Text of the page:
July 12, 2013

Add Some Curiosity to Your Practice.

Photo: Patrick Dinkfeld/ Model:Ulorin Vex

Week 13: Share My Path Series.

In any struggle there is light; a small burst of brightness completely counter to the tension. No matter how much we may blind ourselves to it’s presence our ignoring it does nothing to its luster.

When Lindsay Smith hit bottom after a musical of “heartbreaks, jobs that were nothing near [her] true path,” and years of self-deprecation, the light caught her attention; she walked out on her only source of income.

“I had no idea what I was doing at the time; I just knew I couldn’t do this anymore. It was killing me inside, all of it,” she shared with me.

Trading a single steady job for three jobs she used the breaks in her schedule to take classes that “resonated with” her heart. The first one catching her attention was Egyptian belly dancing.

And this is why I so enjoy this project; here one asks themselves: How am I going to get to meditation from Egyptian belly dancing?

The light has to catch your attention any way it can!

In the process of the belly dancing class, Lindsay was lead to another; “Back Care basics for Belly Dancers”. Reintroducing her to yoga and firmly tapping in the seed for an “over-haul in well… just about everything.”

She abandoned her old life of “binge drinking, partying and getting high on the weekends and acting normal Monday through Friday”; replacing it with her new practice. But in this practice came another question. One Lindsay, at the time, was unable to elucidate.

The answer came at a small bookstore in the U-district of Seattle. “Just walking in to this place I was overwhelmed by a feeling of peace. I instantly knew I had found something remarkable,” she told me. What Lindsay was looking for, the “more” part of yoga for her, was found during an intensive on Raja and Hatha yoga. The missing questions that plagued her practice became clearer; meditation took the driver’s seat.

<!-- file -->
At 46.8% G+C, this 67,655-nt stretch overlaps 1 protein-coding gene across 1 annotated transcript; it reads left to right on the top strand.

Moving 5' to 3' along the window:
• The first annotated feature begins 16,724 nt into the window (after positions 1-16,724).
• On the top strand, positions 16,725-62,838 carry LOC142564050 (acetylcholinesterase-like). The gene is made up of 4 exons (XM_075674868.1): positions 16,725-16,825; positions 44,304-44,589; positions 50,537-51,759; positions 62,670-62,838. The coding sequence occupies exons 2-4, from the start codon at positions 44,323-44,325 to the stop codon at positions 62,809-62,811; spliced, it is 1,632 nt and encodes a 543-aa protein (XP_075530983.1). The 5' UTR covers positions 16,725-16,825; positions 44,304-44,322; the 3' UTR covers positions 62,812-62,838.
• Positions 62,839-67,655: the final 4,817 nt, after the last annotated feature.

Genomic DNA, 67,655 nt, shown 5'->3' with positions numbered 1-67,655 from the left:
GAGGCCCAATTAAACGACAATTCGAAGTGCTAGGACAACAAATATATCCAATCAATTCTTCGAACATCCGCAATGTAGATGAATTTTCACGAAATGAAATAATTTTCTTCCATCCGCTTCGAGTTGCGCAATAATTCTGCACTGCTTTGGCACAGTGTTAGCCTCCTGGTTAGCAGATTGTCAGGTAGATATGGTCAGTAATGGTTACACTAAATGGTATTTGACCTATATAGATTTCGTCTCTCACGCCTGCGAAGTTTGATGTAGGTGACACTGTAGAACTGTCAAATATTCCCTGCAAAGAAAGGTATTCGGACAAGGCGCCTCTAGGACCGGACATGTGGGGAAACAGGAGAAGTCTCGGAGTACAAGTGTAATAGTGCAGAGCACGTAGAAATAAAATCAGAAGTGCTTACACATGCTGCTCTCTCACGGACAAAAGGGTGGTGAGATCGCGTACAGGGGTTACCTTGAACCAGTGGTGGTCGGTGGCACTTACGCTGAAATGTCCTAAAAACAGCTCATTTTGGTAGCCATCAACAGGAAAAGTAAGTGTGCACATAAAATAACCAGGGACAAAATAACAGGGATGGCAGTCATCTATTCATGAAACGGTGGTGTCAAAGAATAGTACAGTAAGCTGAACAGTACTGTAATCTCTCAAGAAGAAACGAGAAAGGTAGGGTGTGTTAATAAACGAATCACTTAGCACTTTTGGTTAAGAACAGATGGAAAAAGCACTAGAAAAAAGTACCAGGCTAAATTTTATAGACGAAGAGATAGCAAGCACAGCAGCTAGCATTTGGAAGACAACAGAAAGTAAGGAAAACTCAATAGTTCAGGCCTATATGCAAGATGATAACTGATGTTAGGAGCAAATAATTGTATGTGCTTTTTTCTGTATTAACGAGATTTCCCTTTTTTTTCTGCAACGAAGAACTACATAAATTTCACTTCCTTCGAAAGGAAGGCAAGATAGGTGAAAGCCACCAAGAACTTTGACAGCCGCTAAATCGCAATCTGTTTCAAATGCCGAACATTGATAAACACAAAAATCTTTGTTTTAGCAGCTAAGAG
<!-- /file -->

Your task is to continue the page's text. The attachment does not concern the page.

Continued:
“Establishing my own daily practice at home,” and “really truly letting go of my own self doubt and destructive self-talk,” Lindsay told me, were “the most difficult parts.” But as Lindsay grew in her practice, or as she put it to me “re-worked” her “mind grooves, she learned that patience is a friend.

All of us who practice can relate to the at home struggle and for many a community is vitally important in building a practice, but no matter how you begin a practice Lindsay’s realization of patience being key is something to never forget.

Lindsay started small—any start is a wonderful start—at five minutes a day. This “has grown into 30 to 40 minutes twice daily,” she shares with me. And while there may still be times where I “find myself, straying a couple of days, where I miss my routine, the lapsed time in how long it takes to get back in the groove again is shorter and shorter as this new groove of habitual habits is cut deeper and deeper,” Lindsay says.

“Sometimes, I just turn back with an encouraging wink, and say to my own ego; “Come on, it’s ok. We’re all along for the ride. Not one part of us is left behind.”

As our interview winds down we move on to how Lindsay is now, three years into her path.

“My life has purpose again,” she says, “along with a direction to be useful; I let go of so much pain and thoughts of unworthiness. I see each experience with every individual as pure opportunity to learn, listen and reflect.”

The days of working three jobs have past. Today, Lindsay works one job; a place of “wonderful growth and support,” she tells me, and “one helping to fund [her] dream of becoming a yoga and meditation teacher.

It occurs to me here that perhaps the light has over-taken the struggle and in Lindsay’s practice a balance is becoming manifest.

She continues, “I am attracting so much positivity in my life it is over-flowing. The many deep and everlasting benefits that have come from establishing my yoga and meditation practice will keep me coming back. I’ve finally surrendered to the process; to the forever journey of self-discovery. I am deeply content as a forever student.”

Whether you’re new to a practice or even if pulling out the cushion and setting up shop for an hour a day is old hat, you’re still a student. We’re all students. And learning, exploring, and curiosity, serves to fuel the light.


Share My Path is a journalistic archive of the paths taken by practitioners of meditation . Through community sharing of our paths we’ll help others find theirs. 

Share My Path would love to feature your path! e-mail me.

Follow the project here!

Last week’s installment of Share My Path: The Single Reason Why You Must Persevere.

The installment that started it all: Your First Time: Sometimes it Hurts.

A random installmentAccepting Sadness in Meditation.

A list of all previous weeks: Share My Path.


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 Ed: Bryonie Wise

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